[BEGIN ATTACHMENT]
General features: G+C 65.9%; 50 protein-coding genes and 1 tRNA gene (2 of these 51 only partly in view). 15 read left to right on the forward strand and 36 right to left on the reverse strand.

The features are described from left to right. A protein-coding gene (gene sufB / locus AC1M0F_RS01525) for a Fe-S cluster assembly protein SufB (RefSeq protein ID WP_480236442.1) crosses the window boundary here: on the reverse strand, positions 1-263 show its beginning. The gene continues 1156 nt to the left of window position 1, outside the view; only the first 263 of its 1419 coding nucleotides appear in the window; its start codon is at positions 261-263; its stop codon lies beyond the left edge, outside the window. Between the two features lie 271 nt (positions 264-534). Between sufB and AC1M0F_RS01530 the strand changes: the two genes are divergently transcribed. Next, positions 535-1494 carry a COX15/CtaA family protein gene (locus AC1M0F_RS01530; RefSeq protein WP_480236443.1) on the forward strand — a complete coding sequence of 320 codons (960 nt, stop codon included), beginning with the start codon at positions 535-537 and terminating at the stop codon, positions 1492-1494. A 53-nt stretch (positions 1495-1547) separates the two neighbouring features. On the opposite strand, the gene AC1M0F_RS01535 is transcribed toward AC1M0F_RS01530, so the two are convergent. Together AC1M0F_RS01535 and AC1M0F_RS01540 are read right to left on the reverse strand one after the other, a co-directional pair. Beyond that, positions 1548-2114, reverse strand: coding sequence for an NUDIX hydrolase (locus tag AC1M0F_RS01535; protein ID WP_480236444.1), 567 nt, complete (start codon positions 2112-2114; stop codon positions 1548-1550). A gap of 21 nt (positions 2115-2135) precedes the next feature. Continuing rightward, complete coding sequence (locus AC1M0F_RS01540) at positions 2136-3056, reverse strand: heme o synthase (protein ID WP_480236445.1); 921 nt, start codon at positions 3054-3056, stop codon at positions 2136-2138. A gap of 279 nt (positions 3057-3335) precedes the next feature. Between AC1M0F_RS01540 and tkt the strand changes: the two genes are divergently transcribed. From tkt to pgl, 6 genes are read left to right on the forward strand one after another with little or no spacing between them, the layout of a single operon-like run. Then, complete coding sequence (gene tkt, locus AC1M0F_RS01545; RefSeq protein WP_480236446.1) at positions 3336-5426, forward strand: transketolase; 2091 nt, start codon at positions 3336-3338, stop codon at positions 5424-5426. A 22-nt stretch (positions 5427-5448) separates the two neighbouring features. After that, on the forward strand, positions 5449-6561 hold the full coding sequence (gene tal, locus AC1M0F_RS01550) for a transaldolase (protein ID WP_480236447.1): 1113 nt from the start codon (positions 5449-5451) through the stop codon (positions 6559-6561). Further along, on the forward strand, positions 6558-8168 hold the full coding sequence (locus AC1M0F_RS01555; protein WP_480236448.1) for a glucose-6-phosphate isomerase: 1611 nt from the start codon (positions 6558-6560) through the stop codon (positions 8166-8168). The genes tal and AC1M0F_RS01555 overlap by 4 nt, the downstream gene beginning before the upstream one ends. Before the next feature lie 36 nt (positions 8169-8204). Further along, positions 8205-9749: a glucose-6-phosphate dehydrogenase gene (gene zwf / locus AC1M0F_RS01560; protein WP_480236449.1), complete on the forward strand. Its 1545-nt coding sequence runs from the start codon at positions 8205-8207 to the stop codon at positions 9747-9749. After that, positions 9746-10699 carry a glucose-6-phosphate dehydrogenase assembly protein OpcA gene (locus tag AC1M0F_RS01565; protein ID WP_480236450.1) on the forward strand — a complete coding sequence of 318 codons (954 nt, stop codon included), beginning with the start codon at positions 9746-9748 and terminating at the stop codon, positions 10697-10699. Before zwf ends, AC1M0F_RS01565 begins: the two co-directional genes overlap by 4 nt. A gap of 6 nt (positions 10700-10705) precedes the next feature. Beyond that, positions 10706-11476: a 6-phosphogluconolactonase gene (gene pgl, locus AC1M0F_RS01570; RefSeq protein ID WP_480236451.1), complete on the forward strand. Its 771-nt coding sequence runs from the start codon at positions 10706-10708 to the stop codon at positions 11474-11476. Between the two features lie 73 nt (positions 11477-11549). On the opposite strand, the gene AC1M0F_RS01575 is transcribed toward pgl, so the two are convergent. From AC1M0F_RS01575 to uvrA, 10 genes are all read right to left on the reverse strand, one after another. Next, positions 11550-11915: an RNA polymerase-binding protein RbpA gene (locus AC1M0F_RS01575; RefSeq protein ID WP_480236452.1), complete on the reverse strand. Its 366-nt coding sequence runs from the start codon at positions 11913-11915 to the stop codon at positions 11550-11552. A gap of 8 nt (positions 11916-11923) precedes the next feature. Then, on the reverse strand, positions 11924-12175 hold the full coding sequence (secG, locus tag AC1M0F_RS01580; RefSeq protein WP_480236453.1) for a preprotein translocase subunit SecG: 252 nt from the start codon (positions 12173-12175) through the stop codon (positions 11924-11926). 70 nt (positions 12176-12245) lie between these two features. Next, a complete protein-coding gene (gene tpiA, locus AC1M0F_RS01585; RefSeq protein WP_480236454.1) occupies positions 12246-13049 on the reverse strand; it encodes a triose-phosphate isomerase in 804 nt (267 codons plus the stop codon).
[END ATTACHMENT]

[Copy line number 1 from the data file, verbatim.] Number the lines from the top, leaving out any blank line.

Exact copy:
General features: G+C 65.9%; 50 protein-coding genes and 1 tRNA gene (2 of these 51 only partly in view). 15 read left to right on the forward strand and 36 right to left on the reverse strand.